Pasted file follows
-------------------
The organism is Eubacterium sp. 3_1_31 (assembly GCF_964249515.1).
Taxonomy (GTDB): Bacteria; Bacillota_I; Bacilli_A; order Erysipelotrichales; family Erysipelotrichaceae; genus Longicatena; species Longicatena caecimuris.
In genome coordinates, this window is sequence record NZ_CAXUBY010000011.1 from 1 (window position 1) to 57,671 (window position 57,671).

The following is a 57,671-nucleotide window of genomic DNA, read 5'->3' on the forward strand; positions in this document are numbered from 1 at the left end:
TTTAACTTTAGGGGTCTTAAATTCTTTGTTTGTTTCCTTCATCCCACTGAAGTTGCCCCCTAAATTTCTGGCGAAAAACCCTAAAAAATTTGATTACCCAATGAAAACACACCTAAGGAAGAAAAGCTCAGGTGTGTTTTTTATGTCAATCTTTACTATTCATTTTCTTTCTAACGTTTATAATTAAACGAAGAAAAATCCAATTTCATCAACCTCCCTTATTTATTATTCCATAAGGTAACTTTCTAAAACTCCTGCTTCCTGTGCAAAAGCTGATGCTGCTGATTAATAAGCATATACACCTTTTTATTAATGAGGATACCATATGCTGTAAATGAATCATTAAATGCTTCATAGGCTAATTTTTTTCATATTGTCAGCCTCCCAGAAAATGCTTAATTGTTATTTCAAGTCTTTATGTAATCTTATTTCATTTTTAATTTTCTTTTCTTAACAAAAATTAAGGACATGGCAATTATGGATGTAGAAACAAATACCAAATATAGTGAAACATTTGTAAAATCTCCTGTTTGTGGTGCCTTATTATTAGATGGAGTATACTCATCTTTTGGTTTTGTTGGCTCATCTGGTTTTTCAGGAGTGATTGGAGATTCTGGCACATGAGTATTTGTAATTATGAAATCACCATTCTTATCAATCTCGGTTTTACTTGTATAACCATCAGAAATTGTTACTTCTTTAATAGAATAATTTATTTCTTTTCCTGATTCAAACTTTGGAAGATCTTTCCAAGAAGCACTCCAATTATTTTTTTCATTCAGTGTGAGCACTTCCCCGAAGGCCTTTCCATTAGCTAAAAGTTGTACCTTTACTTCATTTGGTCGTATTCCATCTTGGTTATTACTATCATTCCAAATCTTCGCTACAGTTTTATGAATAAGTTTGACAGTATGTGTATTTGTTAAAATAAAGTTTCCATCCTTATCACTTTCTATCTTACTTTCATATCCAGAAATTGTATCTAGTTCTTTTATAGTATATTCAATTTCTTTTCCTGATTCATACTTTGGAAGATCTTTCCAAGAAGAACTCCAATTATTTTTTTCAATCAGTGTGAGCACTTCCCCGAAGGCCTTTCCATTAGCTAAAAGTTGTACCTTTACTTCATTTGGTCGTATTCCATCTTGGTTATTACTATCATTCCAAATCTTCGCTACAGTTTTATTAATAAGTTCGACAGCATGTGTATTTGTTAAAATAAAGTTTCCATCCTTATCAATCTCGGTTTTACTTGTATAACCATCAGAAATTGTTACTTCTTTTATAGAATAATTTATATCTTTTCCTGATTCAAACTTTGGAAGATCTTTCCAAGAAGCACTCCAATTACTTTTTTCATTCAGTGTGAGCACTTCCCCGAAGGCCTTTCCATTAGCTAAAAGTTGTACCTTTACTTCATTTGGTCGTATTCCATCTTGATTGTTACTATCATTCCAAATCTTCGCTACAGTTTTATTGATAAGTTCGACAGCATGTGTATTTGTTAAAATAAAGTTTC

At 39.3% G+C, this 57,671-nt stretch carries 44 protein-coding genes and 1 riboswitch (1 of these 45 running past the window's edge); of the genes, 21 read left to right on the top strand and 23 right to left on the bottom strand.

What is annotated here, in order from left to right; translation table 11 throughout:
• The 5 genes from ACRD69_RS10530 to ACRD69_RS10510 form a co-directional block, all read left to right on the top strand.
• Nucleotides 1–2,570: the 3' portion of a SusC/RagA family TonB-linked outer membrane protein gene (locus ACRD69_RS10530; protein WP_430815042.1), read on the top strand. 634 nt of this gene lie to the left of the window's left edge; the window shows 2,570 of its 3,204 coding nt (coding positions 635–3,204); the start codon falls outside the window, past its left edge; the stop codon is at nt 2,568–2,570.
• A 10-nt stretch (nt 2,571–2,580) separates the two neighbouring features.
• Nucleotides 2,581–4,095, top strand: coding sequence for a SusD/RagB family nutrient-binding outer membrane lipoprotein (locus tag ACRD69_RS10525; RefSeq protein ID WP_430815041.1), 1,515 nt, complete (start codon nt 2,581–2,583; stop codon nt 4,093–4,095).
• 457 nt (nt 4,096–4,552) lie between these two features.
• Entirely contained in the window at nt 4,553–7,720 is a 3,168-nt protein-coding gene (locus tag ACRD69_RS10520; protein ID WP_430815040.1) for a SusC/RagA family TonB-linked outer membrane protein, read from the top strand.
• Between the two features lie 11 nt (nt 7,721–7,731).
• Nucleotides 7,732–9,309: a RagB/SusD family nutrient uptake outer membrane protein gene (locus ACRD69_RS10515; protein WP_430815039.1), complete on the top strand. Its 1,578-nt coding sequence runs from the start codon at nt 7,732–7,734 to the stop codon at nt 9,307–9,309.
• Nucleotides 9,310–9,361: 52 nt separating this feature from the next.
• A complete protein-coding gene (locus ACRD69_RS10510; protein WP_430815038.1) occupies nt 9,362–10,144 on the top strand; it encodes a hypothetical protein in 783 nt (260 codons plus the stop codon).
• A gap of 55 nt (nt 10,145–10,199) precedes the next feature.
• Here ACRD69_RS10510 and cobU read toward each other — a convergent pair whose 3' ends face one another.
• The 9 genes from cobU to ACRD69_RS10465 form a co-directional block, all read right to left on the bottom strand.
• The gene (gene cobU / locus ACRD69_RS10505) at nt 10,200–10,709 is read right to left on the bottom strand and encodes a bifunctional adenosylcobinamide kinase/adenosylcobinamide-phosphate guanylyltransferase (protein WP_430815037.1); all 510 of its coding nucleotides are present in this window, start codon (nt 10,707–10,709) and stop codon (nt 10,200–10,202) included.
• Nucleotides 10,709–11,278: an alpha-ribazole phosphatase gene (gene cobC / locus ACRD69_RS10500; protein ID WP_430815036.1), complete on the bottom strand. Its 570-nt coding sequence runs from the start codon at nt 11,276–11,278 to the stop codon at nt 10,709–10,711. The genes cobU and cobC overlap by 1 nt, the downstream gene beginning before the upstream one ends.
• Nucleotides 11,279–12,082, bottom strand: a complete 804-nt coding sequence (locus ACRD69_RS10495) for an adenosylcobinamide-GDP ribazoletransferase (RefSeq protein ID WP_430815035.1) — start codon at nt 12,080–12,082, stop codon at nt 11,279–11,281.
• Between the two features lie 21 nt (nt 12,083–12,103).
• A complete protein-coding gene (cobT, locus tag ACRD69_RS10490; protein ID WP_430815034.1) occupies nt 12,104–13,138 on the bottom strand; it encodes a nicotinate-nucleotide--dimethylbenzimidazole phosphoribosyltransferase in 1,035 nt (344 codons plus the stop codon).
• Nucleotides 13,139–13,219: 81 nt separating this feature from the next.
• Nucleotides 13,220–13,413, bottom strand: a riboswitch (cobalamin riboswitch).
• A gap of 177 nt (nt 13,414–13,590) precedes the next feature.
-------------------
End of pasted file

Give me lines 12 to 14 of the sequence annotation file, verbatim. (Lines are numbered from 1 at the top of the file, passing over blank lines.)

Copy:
• 457 nt (nt 4,096–4,552) lie between these two features.
• Entirely contained in the window at nt 4,553–7,720 is a 3,168-nt protein-coding gene (locus tag ACRD69_RS10520; protein ID WP_430815040.1) for a SusC/RagA family TonB-linked outer membrane protein, read from the top strand.
• Between the two features lie 11 nt (nt 7,721–7,731).